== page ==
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The Warsaw Voice » Business » December 13, 2015
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Upbeat Forecasts
December 13, 2015   
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Poland remains at the forefront of countries with the fastest economic growth in Europe. And the indications are that this will continue to be the case in the next few years.

In its autumn economic forecast released in November, the European Commission put Polish GDP growth this year at 3.5 percent. It also suggested that the country’s gross domestic product would grow at the same rate next year and in 2017. Earlier, in its spring forecast, the European Commission predicted that the Polish economy would grow 3.3 percent this year and 3.4 percent in 2016.

According to European Commission experts, the Polish economy boasts stable economic growth supported by domestic demand, labor market improvements and real wage growth. Another significant factor is the country’s growing exports to other EU countries that have offset the negative impact of the Russian-Ukrainian conflict. European Commission experts caution, however, that there is a risk that the situation could deteriorate if the crisis in Ukraine deepens. Another risk factor, according to EU experts, is some uncertainty about the economic plans of the new government.

On the basis of currently available data, the European Commission predicts that this year only Ireland, Malta and the Czech Republic will muster faster economic growth than Poland. Next year Ireland is expected to maintain its lead, ahead of Romania in second place and Malta in third place. According to the European Commission’s forecast, the EU economy as a whole will grow 1.9 percent and the eurozone economy will expand by 1.6 percent this year.

Experts from the Organization for Economic Cooperation and development (OECD) also predict relatively rapid growth for the Polish economy. In their November report, they put Polish GDP growth this year at 3.5 percent, followed by 3.4 percent next year. This marks a change from June when the OECD predicted that Poland’s economic growth would accelerate from 3.5 percent this year to 3.7 percent next year. In 2017, the OECD expects Poland’s economy to grow 3.7 percent.

According to the OECD report, Poland’s economic growth will be supported by robust growth in investment and consumption.

“Considerable infrastructure investment supported by EU funds will continue to underpin productivity and GDP growth, despite a temporary slowdown in 2016 at the switchover of budget periods for EU funds,” the OECD report says.

OECD experts suggest that inflation will be driven by an ongoing improvement on the labor market and rising wages. Risks to this outlook include possible problems in the euro area and a sharp slowdown on emerging markets, particularly Russia and China, the OECD says. “A stronger-than-expected effect of the automobile emissions scandal could impact on exports of Polish suppliers and car plants. By contrast, private consumption and investment could respond more strongly to confidence improvements and income gains,” the report says.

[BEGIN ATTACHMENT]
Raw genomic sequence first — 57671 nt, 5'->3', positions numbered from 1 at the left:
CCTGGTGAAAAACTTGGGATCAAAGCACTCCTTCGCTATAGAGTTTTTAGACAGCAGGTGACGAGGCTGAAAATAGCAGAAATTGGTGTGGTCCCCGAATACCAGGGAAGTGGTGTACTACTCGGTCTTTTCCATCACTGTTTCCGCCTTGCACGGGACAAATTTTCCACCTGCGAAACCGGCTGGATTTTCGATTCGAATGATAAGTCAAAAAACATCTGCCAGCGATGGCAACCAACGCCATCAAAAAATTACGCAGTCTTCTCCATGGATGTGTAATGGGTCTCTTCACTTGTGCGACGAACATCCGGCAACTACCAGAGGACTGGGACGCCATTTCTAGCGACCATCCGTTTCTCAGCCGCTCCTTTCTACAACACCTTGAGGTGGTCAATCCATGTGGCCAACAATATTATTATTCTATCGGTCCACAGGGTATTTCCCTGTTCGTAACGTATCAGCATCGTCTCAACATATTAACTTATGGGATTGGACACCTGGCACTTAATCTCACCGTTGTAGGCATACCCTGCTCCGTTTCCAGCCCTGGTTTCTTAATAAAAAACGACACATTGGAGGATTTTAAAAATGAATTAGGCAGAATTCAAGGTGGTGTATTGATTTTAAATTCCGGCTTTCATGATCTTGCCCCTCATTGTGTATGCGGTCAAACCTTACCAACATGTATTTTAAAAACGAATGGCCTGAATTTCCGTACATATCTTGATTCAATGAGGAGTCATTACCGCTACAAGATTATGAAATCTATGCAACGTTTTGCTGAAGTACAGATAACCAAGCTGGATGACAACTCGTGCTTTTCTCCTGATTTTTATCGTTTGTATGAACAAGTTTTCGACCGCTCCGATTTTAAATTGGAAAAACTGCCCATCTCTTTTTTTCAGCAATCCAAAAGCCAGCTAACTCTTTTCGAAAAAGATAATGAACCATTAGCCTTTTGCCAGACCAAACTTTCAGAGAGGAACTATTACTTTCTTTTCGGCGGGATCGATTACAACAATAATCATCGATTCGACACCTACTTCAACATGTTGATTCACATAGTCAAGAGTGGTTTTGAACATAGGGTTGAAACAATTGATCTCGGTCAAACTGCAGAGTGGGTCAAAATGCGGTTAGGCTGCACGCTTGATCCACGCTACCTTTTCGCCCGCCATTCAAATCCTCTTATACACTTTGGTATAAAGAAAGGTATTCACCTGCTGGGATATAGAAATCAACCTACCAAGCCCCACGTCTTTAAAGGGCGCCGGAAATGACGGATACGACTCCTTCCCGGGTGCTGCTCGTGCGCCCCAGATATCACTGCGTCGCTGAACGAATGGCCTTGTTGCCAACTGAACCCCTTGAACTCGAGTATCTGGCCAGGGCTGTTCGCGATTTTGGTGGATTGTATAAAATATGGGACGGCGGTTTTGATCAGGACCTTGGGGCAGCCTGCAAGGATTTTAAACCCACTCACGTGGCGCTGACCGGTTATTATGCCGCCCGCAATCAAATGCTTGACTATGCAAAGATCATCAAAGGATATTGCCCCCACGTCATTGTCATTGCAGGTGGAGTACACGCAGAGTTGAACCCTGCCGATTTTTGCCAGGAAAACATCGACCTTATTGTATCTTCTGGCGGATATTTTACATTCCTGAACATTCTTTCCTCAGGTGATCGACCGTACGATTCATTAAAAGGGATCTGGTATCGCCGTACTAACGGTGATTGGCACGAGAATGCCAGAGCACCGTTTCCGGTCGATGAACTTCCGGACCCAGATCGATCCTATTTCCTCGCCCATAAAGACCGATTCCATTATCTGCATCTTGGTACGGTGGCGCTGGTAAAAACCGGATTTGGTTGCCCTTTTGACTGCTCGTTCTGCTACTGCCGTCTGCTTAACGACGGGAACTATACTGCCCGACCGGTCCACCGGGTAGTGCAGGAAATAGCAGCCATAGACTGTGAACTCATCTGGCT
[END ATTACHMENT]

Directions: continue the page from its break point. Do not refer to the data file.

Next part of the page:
Projections from Polish institutions are also optimistic. The Gdańsk Institute for Market Economics (IBnGR) predicts that Polish GDP growth will reach 3.4 percent this year, followed by 3.6 percent next year. In April, the institute predicted 3.5 percent for 2015 and 3.8 percent for 2016. The institute says in a report that in the first half of 2016, the economic situation is likely to stabilize, with GDP growth at 3.4 percent, the same figure as in the last quarter of 2015. Poland’s economic growth is expected to accelerate slightly in the second half of next year; in the third quarter GDP is expected to grow 3.6 percent, followed by 3.8 percent in the fourth quarter.

According to the IBnGR, domestic demand will increase by 3.1 percent this year, significantly less than in 2014. Private consumption is also expected to rise by 3.1 percent. The IBnGR predicts that in industry and the service sector next year will be similar to this year; value added in these sectors is expected to increase by 5.0 and 3.5 percent respectively. Meanwhile, a significant improvement is likely to occur in construction, the IBnGR says, where value added is expected to increase by 6.7 percent, twice as much as this year.

Growing investment will mainly be driven by increased expenditure on fixed capital formation in the corporate sector. Another factor supporting investment will be an inflow of European funds to finance infrastructure projects. In 2016, domestic demand will increase by 3.5 percent, thanks to both growing private consumption (3.4 percent) and increased capital expenditure (8.0 percent). In 2015-2016, domestic demand will remain the main driver of economic growth in Poland, the IBnGR report says. According to the institute’s experts, the labor market will continue to improve on the back of continued stable economic growth. The IBnGR forecast suggests that unemployment in the country will stand at 10.1 percent at the end of 2015 and then fall to 9.2 percent a year later.

According to the IBnGR, Poland’s exports will grow 6.7 percent this year, while imports will increase by 6.0 percent. This means that foreign trade will contribute positively to GDP growth. In 2016, export growth is expected to pick up to 7.5 percent, and imports are expected to grow 7.2 percent. The situation in foreign trade will primarily be shaped by economic trends throughout the European Union, so an acceleration in Polish exports in 2016 will largely depend on an improvement in the economies of countries that are Poland’s major trading partners.

Andrzej Ratajczyk
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